Research into district one-to-one programs leads to award for PhD student

March 21, 2017

Ayesha Hashim’s dissertation is recognized by Association for Education Finance & Policy

By Matthew C. Stevens

District-wide one-to-one technology rollouts pose financial, technical and often political challenges.

Graduate student Ayesha Hashim has written her dissertation on the practical challenges faced by teachers in charge of leading a one-to-one technology rollout in a mid-sized urban district with the goal of exposing all students to the benefits of “technology-enabled” instruction.

At the outset of her research, Hashim suspected that these so-called ed-tech coaches would support instructional experimentation in schools, provide ongoing feedback to the central office leaders on instructional change and facilitate the gradual adoption of new best practices for instruction at scale.

Hashim focused specifically on the brokering practices of these ed-tech coaches, examining how these coaches connect central office administrators, curriculum coordinators, principals and teachers to one another to circulate relevant information on instruction and support district-wide improvements in teaching and learning. Ultimately, Hashim found that the ed-tech coaches’ brokering practices are shaped by their individual expertise and leadership skills, as well as organizational conditions that support and/or constrain distributed models of leadership (i.e., models of leadership that engage expertise where it exists throughout school systems rather than adhering to conventional, top-down leadership structures).

Last week, Hashim received the New Scholar Award for her dissertation in a ceremony at the annual conference of the Association of Education Finance and Policy in Washington, DC.

“Ayesha’s work is exemplary in that she is using novel techniques to probe critical policy implementation questions,” says Katharine Strunk, associate professor at Rossier and Hashim’s dissertation advisor. “Her dissertation examines how new technology-enabled professional development can be most effective in changing teachers’ practice. Districts spend quite a bit of money and teachers spend quite a bit of time attempting to utilize technology to improve practice and student outcomes. Ayesha’s dissertation will provide valuable insights both to the field and to policymakers and practitioners as we work to improve these systems and enhance teacher practice.”

Understanding knowledge-intensive reforms

In Hashim’s unspecified district, the adoption and distribution of devices went off without a hitch in comparison to other districts in the nation, but her focus would be on the methods employed by ed-tech coaches to ensure the district’s successful implementation of this technology rollout alongside the district’s adoption of the Common Core State Standards, a combination which she calls knowledge-intensive reform.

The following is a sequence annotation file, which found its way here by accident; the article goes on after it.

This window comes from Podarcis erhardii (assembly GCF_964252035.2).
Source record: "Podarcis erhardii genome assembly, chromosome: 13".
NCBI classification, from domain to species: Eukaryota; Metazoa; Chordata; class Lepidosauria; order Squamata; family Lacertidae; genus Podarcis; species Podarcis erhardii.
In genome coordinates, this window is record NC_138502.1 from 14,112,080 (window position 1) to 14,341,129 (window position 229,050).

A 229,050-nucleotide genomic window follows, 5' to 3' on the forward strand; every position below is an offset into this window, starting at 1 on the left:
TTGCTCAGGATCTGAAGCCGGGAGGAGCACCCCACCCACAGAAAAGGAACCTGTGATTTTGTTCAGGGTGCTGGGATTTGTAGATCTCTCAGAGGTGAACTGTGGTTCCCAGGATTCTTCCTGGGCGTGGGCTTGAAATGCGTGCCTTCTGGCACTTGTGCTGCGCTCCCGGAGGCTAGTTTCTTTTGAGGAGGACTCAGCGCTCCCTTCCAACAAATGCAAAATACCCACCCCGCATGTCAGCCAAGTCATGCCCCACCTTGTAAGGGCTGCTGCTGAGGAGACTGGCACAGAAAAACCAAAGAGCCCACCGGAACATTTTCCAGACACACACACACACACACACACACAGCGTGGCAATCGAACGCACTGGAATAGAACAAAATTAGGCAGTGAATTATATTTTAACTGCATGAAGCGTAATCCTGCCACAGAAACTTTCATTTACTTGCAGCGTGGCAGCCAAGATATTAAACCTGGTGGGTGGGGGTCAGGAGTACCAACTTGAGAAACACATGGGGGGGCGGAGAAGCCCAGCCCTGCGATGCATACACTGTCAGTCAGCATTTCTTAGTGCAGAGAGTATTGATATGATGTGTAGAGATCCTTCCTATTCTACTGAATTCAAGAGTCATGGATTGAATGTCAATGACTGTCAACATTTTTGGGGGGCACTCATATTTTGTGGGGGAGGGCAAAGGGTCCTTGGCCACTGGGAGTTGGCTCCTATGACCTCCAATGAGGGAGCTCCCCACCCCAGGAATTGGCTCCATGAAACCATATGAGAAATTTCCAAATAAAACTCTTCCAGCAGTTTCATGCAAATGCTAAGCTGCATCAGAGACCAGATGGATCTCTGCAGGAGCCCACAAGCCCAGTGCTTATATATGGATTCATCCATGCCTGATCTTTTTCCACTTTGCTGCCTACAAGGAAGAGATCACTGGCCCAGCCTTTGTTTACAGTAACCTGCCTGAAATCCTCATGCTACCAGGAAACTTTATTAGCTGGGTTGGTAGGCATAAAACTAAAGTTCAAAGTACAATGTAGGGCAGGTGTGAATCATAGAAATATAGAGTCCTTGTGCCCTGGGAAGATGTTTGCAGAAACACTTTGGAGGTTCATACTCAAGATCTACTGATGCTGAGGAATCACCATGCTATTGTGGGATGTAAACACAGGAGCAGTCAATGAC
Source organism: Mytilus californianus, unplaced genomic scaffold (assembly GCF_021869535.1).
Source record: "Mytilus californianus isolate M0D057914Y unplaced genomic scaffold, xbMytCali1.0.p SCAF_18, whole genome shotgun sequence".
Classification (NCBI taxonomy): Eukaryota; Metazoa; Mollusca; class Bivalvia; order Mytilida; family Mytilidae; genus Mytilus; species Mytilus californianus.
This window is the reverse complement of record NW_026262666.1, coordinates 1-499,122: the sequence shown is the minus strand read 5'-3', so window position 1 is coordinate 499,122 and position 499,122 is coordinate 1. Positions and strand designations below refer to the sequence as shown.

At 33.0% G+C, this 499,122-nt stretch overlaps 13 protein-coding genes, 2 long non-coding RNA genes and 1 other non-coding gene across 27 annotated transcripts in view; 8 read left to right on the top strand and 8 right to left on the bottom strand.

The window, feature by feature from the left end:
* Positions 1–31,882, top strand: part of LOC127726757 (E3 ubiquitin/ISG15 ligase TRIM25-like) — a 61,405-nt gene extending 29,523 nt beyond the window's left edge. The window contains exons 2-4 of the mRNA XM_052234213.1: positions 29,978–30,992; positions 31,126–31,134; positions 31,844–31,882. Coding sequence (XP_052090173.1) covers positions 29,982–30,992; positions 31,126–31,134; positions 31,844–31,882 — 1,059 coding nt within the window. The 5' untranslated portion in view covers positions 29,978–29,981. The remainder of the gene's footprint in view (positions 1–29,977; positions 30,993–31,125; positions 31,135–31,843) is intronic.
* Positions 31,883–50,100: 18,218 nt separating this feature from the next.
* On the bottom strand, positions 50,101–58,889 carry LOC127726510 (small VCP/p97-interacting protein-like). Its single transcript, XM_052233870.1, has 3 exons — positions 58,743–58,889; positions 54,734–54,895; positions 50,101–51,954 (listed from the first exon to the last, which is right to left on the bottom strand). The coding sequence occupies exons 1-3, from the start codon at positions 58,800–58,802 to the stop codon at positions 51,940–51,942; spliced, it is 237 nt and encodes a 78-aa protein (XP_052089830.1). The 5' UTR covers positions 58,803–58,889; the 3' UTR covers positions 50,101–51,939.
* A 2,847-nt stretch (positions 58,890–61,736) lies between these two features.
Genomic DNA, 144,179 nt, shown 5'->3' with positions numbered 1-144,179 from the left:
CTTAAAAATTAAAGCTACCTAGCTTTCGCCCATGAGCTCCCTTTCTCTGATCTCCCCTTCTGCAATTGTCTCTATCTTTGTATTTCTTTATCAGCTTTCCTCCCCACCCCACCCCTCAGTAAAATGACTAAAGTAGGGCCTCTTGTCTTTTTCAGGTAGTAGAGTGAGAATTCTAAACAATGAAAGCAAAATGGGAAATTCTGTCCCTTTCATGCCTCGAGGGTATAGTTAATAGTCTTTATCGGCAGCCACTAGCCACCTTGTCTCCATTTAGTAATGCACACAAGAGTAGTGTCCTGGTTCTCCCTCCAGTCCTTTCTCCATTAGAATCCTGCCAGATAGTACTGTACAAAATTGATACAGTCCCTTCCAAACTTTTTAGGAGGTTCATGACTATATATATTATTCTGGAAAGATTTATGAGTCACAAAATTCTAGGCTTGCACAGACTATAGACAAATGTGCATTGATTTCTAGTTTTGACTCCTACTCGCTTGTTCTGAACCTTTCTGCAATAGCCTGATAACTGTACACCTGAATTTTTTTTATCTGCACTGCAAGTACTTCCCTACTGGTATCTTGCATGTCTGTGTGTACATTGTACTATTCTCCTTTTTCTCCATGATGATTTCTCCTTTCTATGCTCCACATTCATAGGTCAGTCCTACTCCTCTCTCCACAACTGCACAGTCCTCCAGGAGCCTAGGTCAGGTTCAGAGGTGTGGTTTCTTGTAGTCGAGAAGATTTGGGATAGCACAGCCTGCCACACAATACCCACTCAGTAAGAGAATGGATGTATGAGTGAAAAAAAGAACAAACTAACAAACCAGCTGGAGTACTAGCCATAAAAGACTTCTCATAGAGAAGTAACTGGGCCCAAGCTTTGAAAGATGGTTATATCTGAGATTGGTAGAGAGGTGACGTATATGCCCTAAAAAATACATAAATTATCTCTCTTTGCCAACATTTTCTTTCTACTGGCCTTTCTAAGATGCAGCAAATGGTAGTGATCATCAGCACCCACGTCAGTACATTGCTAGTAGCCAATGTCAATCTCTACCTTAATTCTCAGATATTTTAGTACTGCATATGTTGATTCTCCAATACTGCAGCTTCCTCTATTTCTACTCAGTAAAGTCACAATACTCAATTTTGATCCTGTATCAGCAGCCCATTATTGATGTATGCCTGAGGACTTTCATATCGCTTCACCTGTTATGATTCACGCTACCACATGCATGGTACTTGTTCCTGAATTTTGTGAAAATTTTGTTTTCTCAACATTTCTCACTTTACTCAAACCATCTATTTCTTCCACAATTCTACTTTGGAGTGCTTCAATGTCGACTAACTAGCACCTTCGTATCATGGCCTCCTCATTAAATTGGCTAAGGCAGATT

“These new reforms are forcing us to rethink what we expect teachers to be doing in the classrooms,” says Hashim. “District and school leaders no longer have a prescribed approach for how teachers should be teaching, what curriculum content they should be using or what digital devices and apps are most helpful for student learning. Instead, schools need to engage in a continuous process of experimentation—testing out new digital products and pedagogical approaches and then disseminating best practices at scale. It is a continuous cycle of searching, experimenting, adapting, sharing and then repeating.”

By tracking how ed-tech coaches broker information among central office and school actors on technology-enabled instruction and the CCSS, Hashim studies how these coaches build adaptive networks for instructional change, facilitating specific kinds of information exchange that lead to coordinated, coherent, aligned, and ultimately systemic improvements in teaching and learning. To inform her analysis, Hashim draws on social network theory and data collected from central office and school personnel in the 2014–15 school year. She also draws on qualitative data collected from a purposive sample of central office administrators, ed-tech coaches, school leaders and teachers in her district.

Implementation before impact

Hashim is grateful for the recognition from AEFP, especially from an organization that traditionally has been known primarily for its focus on quantitative studies.

“My dissertation is a mixed-methods study, and I draw on qualitative data to inform my social network findings,” she explains, clarifying that she’s not evaluating an impact of a policy, but rather she is telling an implementation story. “I think this award shows that the association is looking to promote different kinds of research on education policy and reform. It is a great honor.”

Hashim knows there’s more work to be done in her selected district, but she cautions against the temptation to solely focus on the long-term impacts of one-to-one computing initiatives.

“We just don’t yet have a clear understanding of how these reforms are being implemented to really know if they can have a positive impact on student achievement,” she says. “In addition to trying to assess the impact of these programs, we need to focus on how these reforms are being implemented and the instructional leadership that is guiding these implementation efforts. This will provide us with actionable insight on how to fix things that are going wrong in the implementation phase of these one-to-one initiatives so that we can then support better outcomes.”

Her dissertation adviser credits Hashim for her forward-thinking vision.

“Ayesha is that rare student who not only conceives of interesting and important questions,” says Strunk, “but has the capacity to pursue the answers in innovative and rigorous ways and also the skillset to translate her findings for multiple audiences, including policymakers and practitioners.”